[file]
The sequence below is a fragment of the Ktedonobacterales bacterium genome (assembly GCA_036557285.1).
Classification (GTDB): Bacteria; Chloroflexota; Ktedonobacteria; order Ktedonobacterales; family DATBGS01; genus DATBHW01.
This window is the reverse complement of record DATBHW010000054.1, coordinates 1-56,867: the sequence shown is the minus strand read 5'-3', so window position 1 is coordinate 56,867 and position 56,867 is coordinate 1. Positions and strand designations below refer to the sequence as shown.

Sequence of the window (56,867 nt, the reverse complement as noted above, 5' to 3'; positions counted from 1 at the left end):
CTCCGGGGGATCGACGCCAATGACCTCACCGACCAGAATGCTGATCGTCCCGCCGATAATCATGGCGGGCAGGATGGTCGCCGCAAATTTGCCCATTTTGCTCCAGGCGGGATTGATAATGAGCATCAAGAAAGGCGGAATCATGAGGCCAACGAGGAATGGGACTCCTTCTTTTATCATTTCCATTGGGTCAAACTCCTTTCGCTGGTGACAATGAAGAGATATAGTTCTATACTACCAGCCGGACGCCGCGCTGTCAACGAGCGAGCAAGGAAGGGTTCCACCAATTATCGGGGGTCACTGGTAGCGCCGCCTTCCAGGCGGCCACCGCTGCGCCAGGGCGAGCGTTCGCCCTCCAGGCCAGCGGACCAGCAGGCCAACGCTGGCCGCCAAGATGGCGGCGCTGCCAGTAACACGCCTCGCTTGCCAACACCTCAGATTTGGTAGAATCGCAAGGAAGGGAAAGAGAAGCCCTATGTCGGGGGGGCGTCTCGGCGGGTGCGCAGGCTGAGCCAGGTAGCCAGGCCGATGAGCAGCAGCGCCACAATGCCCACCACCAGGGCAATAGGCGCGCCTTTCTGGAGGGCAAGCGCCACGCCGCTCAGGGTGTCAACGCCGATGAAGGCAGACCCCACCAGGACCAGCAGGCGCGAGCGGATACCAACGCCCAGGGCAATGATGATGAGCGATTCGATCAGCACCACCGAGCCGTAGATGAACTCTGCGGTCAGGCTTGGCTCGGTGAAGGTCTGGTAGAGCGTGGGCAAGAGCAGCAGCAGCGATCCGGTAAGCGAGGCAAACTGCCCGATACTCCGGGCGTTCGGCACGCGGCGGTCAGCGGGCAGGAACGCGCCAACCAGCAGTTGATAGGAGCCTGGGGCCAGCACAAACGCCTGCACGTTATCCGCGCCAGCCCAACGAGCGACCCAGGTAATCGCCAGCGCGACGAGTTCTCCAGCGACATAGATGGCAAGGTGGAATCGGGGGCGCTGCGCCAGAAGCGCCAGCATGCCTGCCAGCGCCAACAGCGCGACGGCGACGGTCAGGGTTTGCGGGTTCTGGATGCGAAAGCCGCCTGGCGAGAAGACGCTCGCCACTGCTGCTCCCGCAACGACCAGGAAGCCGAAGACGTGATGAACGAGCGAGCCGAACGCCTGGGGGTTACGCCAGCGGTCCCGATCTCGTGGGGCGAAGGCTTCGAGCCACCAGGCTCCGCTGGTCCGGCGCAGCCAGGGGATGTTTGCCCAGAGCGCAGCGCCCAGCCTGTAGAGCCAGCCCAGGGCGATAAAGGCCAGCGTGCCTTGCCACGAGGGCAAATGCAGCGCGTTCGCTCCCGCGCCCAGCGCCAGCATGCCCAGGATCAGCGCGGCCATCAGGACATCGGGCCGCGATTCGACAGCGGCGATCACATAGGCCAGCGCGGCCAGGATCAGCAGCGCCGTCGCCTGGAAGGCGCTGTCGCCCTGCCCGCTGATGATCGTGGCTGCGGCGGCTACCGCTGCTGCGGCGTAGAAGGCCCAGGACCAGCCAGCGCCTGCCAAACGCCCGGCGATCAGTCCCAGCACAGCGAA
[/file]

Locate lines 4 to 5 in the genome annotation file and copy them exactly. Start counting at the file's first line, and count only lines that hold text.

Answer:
Sequence of the window (56,867 nt, the reverse complement as noted above, 5' to 3'; positions counted from 1 at the left end):
CTCCGGGGGATCGACGCCAATGACCTCACCGACCAGAATGCTGATCGTCCCGCCGATAATCATGGCGGGCAGGATGGTCGCCGCAAATTTGCCCATTTTGCTCCAGGCGGGATTGATAATGAGCATCAAGAAAGGCGGAATCATGAGGCCAACGAGGAATGGGACTCCTTCTTTTATCATTTCCATTGGGTCAAACTCCTTTCGCTGGTGACAATGAAGAGATATAGTTCTATACTACCAGCCGGACGCCGCGCTGTCAACGAGCGAGCAAGGAAGGGTTCCACCAATTATCGGGGGTCACTGGTAGCGCCGCCTTCCAGGCGGCCACCGCTGCGCCAGGGCGAGCGTTCGCCCTCCAGGCCAGCGGACCAGCAGGCCAACGCTGGCCGCCAAGATGGCGGCGCTGCCAGTAACACGCCTCGCTTGCCAACACCTCAGATTTGGTAGAATCGCAAGGAAGGGAAAGAGAAGCCCTATGTCGGGGGGGCGTCTCGGCGGGTGCGCAGGCTGAGCCAGGTAGCCAGGCCGATGAGCAGCAGCGCCACAATGCCCACCACCAGGGCAATAGGCGCGCCTTTCTGGAGGGCAAGCGCCACGCCGCTCAGGGTGTCAACGCCGATGAAGGCAGACCCCACCAGGACCAGCAGGCGCGAGCGGATACCAACGCCCAGGGCAATGATGATGAGCGATTCGATCAGCACCACCGAGCCGTAGATGAACTCTGCGGTCAGGCTTGGCTCGGTGAAGGTCTGGTAGAGCGTGGGCAAGAGCAGCAGCAGCGATCCGGTAAGCGAGGCAAACTGCCCGATACTCCGGGCGTTCGGCACGCGGCGGTCAGCGGGCAGGAACGCGCCAACCAGCAGTTGATAGGAGCCTGGGGCCAGCACAAACGCCTGCACGTTATCCGCGCCAGCCCAACGAGCGACCCAGGTAATCGCCAGCGCGACGAGTTCTCCAGCGACATAGATGGCAAGGTGGAATCGGGGGCGCTGCGCCAGAAGCGCCAGCATGCCTGCCAGCGCCAACAGCGCGACGGCGACGGTCAGGGTTTGCGGGTTCTGGATGCGAAAGCCGCCTGGCGAGAAGACGCTCGCCACTGCTGCTCCCGCAACGACCAGGAAGCCGAAGACGTGATGAACGAGCGAGCCGAACGCCTGGGGGTTACGCCAGCGGTCCCGATCTCGTGGGGCGAAGGCTTCGAGCCACCAGGCTCCGCTGGTCCGGCGCAGCCAGGGGATGTTTGCCCAGAGCGCAGCGCCCAGCCTGTAGAGCCAGCCCAGGGCGATAAAGGCCAGCGTGCCTTGCCACGAGGGCAAATGCAGCGCGTTCGCTCCCGCGCCCAGCGCCAGCATGCCCAGGATCAGCGCGGCCATCAGGACATCGGGCCGCGATTCGACAGCGGCGATCACATAGGCCAGCGCGGCCAGGATCAGCAGCGCCGTCGCCTGGAAGGCGCTGTCGCCCTGCCCGCTGATGATCGTGGCTGCGGCGGCTACCGCTGCTGCGGCGTAGAAGGCCCAGGACCAGCCAGCGCCTGCCAAACGCCCGGCGATCAGTCCCAGCACAGCGAA